When you were a child, were you taught to "Stop, look and listen" before crossing the street?
That lesson is to avoid the danger of traffic. It is also a training in monitoring our impulses, teaching us to pause, and to act based on the clear seeing that can arise in the pause.
This pause is a simple natural human skill. It is not as though a child needs to go to a special mindfulness class to learn to cross the street safely.
But, as adults, how many "roads" do we cross without pausing and gathering our attention? How often do our impulses and outer conditions go unnoticed? How often do we end up reacting unwisely and causing unintended harm.
At the core of mindfulness practice is the ability to move from unexamined reactivity to wise responsiveness in our lives.
The Buddha instructed: “Do not chase after the past or place expectations on the future but see clearly in the present moment exactly how things are.” Cultivating the "mindful pause" is a simple and powerful tool to do this. Let’s explore how this works and various ways it can be applied.
One way of pausing is where we set aside time to calm and steady attention in formal meditation by focusing on a selected object like the breath. I teach online in the mornings and get feedback such as: “Great way to start the day, I feel relaxed and refreshed and ready to go.”
Another way to practice is by taking mindful pauses within the flow of a day. One student recently said that she had been “taking 15 mindful breaths” in her car before going into school to teach. She reported that she felt more relaxed and engaged with the students.
This meditator noticed that there was a natural space between one engaged activity (driving) and another (teaching), and took advantage of it. We can experiment with taking a few mindful breaths throughout the day and notice the effects.
Mindful walking can also be a powerful tool and is regularly taught at our meditation center.
Some years ago, a nurse in a local hospital had been suffering from feeling burned out in her work and applied this as she walked the hospital halls on her rounds. She walked naturally but instead of getting caught up in the latest gossip, or anxiously planning, she brought attention into her body.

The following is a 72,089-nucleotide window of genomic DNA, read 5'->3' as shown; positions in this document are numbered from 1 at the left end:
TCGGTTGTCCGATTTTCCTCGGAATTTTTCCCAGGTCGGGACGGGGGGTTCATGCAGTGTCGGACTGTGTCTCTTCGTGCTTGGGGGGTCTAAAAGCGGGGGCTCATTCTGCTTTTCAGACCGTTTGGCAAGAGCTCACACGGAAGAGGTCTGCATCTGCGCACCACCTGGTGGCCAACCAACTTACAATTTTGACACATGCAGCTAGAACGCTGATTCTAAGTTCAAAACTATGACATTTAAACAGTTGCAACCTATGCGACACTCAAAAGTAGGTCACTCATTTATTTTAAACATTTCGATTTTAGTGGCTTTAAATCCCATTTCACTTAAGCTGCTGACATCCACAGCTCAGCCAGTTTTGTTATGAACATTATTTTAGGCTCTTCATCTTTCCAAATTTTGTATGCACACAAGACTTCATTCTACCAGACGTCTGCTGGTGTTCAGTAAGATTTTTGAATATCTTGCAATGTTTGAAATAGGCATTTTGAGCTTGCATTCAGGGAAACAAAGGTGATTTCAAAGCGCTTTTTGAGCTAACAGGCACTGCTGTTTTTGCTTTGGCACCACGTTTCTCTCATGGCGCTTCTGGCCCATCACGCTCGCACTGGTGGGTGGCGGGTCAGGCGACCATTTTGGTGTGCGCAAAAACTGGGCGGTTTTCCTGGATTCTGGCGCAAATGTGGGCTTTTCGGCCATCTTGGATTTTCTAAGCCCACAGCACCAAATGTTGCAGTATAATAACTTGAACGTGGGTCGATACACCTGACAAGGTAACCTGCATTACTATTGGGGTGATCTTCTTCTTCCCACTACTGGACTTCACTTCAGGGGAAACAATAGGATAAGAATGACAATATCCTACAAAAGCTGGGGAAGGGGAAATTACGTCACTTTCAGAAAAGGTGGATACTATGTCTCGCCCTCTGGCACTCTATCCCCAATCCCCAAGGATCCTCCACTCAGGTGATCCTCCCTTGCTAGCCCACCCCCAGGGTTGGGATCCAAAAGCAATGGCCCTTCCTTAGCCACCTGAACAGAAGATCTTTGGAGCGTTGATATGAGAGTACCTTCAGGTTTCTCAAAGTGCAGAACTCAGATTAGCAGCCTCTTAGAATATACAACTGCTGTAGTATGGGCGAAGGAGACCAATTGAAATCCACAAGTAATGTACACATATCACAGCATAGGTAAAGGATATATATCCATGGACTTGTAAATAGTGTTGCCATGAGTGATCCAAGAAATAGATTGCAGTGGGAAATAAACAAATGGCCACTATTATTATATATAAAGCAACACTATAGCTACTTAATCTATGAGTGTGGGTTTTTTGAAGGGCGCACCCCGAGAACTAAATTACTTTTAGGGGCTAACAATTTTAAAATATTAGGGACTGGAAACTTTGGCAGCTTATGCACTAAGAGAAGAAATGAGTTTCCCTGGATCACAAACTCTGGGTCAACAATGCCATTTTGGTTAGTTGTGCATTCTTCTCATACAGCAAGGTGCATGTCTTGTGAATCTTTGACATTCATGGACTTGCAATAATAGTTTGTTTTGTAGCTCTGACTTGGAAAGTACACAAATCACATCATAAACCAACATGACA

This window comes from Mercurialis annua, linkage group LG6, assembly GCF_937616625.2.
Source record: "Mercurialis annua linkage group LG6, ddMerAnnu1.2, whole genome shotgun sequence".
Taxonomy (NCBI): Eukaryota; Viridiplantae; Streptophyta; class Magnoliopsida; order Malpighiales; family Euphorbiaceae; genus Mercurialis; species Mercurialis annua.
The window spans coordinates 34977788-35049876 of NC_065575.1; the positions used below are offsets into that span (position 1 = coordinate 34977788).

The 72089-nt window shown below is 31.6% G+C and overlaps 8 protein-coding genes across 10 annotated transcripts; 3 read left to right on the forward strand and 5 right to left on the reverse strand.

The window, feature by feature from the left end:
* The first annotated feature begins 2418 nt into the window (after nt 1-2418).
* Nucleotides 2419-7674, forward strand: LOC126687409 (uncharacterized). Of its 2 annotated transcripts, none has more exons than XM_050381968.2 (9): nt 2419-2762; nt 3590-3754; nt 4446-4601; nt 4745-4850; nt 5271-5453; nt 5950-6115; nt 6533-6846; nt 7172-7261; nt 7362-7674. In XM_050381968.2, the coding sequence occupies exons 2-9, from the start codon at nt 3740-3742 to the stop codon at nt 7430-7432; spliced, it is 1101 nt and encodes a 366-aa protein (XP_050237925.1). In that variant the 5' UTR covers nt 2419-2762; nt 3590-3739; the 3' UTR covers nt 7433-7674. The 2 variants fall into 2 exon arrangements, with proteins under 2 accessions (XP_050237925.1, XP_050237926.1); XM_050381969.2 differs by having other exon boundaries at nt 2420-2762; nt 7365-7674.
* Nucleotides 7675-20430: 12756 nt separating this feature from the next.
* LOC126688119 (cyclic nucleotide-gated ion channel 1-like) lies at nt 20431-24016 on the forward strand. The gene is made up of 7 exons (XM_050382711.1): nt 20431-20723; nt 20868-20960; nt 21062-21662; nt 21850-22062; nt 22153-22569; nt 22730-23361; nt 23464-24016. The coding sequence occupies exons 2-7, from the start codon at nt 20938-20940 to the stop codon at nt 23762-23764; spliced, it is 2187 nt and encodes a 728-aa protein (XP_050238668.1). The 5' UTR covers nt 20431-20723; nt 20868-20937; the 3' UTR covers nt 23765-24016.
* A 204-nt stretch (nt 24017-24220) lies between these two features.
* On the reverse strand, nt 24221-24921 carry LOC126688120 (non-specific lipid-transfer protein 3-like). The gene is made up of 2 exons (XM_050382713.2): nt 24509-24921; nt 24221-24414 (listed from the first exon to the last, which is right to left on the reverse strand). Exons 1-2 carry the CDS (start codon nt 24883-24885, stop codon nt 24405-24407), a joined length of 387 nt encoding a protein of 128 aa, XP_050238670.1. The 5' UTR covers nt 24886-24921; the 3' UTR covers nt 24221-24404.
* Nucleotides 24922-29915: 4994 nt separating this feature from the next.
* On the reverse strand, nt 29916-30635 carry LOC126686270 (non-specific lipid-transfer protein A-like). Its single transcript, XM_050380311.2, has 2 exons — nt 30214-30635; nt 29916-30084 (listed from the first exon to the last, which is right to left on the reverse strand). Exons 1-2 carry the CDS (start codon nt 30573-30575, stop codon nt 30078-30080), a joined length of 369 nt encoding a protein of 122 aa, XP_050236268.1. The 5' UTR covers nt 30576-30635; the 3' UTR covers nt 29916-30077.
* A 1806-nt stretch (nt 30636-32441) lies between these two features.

With deep gratitude, she shared how her work experience had improved from this simple shift in attention.
A final story comes from a student who experienced anxiety while driving. She decided to experiment by bringing more attention to her body, seeing, and the feel of the wheel as she drove.
Instead of turning on the music, she turned on a quality of relaxed present moment awareness. One time, she reported, “I distinctly recall a car pulling out in front of me, nearly hitting me.”
She remained mindful and “was quite happy to maintain my calmness and not react with anger."
This kind of pausing does not separate us from our daily lives. We just naturally bring full care and attention into activity or inactivity. Pause and action are then not divided.
So what is happening in the mindful pause? We are touching an intelligence in the mind and heart that can respond or wait.
This intelligence is not based on thinking, it is based on clear present moment awareness. It co-exists harmoniously with thought but has its own integrity.
If you would like to learn more, please come and join us at The Insight Meditation Center of Newburyport.
Matthew Daniell is a co-founder and guiding teacher of The Insight Meditation Center of Newburyport. He is also a member of the religious services department at Phillips Exeter Academy.